24/10/2019 - 16:02

Minister weighing South Perth planning intervention

24/10/2019 - 16:02

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Planning Minister Rita Saffioti says the state government is assessing whether it needs to intervene following the rejection of Finbar Group’s $365 million Civic Heart proposal in South Perth by planning authorities.

Minister weighing South Perth planning intervention
Rita Saffioti says she was surprised that Finbar Group's Civic Heart proposal was not approved. Photo: Attila Csaszar

Planning Minister Rita Saffioti says the state government is assessing whether it needs to intervene following the rejection of Finbar Group’s $365 million Civic Heart proposal in South Perth by planning authorities.

Business News reported last week that Finbar, Western Australia’s biggest apartments developer, was preparing to appeal the Metropolitan Central Joint Development Assessment Panel’s rejection of Civic Heart at the State Administrative Tribunal.

Finbar managing director Darren Pateman said the company was particularly disappointed that the City of South Perth’s Design Review Panel signed off on the project, only to have it rejected at JDAP following an Office of the State Government Architect assessment that its design lacked the “memorability and distinctiveness” required for the prominent South Perth site.

An architect's rendering of Finbar's Civic Heart proposal. Image: Finbar Group.

Ms Saffioti told Business News this week that the Civic Heart rejection by JDAP was a live issue being considered by the state government.

Design Review Panels are a key feature of the state government’s Design WA initiative, which was unveiled earlier this year and has been designed to introduce more clarity and consistency in the planning process.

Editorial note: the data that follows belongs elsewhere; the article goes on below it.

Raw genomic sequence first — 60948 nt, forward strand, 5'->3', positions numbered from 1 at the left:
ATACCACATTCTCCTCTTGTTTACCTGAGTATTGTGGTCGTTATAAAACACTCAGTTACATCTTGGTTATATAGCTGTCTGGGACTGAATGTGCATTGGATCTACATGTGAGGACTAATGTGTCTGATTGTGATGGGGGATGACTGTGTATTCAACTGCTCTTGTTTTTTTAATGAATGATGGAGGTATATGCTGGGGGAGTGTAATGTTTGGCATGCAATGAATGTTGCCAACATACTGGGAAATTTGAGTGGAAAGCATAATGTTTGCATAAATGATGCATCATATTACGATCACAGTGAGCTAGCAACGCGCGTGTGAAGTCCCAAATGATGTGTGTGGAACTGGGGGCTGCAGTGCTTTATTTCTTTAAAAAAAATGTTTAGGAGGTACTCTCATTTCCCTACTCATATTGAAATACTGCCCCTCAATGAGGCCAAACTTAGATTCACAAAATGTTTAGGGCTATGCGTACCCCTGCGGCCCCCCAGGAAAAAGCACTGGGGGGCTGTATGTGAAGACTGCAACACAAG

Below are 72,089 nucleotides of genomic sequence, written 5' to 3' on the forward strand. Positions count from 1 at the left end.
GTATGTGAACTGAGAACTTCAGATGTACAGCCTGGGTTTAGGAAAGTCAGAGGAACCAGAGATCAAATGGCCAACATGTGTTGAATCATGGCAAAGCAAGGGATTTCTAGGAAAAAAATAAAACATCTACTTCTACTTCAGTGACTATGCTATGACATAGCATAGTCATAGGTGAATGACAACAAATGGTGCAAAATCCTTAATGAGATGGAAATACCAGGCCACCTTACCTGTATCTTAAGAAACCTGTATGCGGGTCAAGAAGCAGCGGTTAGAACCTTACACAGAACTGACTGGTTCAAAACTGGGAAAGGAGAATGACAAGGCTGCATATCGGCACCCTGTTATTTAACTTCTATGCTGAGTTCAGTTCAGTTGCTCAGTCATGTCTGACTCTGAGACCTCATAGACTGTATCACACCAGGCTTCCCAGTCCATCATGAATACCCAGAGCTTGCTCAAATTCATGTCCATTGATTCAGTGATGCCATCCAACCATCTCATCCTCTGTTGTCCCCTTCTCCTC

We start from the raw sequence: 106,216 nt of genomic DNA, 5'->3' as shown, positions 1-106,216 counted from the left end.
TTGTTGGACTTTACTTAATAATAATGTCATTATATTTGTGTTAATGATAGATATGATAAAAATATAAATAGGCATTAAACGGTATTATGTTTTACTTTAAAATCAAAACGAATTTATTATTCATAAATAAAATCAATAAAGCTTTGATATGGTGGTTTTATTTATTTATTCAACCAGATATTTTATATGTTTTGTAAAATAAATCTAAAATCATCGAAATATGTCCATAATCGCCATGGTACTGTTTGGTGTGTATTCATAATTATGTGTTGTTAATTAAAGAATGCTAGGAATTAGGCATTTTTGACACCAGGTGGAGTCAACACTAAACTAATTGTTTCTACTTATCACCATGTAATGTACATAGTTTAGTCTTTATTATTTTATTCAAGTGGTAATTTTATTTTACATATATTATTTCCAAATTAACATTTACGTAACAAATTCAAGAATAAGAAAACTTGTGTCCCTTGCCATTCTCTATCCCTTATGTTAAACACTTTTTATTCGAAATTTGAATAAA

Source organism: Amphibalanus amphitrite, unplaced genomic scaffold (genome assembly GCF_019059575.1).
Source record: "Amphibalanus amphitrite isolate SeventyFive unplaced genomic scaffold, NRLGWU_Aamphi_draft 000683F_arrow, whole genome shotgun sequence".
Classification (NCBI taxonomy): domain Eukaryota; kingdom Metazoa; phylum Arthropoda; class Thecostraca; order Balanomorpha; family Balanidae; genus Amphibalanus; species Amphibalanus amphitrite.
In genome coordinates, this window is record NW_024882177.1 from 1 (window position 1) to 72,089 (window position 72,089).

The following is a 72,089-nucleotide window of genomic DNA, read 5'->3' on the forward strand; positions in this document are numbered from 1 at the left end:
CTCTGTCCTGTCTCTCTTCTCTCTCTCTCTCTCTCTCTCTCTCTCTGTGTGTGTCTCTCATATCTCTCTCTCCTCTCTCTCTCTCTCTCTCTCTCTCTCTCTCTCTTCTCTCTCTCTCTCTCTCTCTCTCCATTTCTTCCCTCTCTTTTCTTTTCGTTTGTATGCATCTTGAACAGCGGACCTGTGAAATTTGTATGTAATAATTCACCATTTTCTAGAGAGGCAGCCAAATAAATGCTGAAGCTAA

“There are two key issues in front of us - whether the state government or I as planning minister intervene, and the second is the relationship between the Office of the Government Architect and the Design Review Panel in this instance, and we are getting some further work done on that,” Ms Saffioti said.

“We are looking at in particular where councils have Design Review Panels and they are operating effectively, whether there needs to be another layer. 

“I don’t think that should be the case and that’s what we’re looking at.”

Ms Saffioti said she was surprised that Finbar’s proposal had been rejected.

“We need to support development,” she said.

“This was a development that has been talked about for several years, I was surprised by the decision and we are looking into it right at the moment and will be able to make some further announcements about what we can do about it in the next week or so.”

Civic Heart is the fifth major mixed-use or apartments project being sent to SAT in South Perth, with developers such as Edge Visionary Living, Sirona Capital and Zone Q Investments stymied by continued uncertainty over what can be built in the suburb.

Height limits in South Perth were relaxed in 2012 to entice developers to build the density required to build a train station in the suburb, but the local council has attempted to roll back those planning changes following a wave of projects of a scale that the council of the time had not anticipated.

Ms Saffioti said consultation between the City of South Perth and the Western Australian Planning Commission was ongoing in regards to planning guidelines.

“South Perth has been in the process of changing its local planning scheme for a while and we look forward to working with South Perth over coming months in finalising the scheme and the activity centre plan,” she said.

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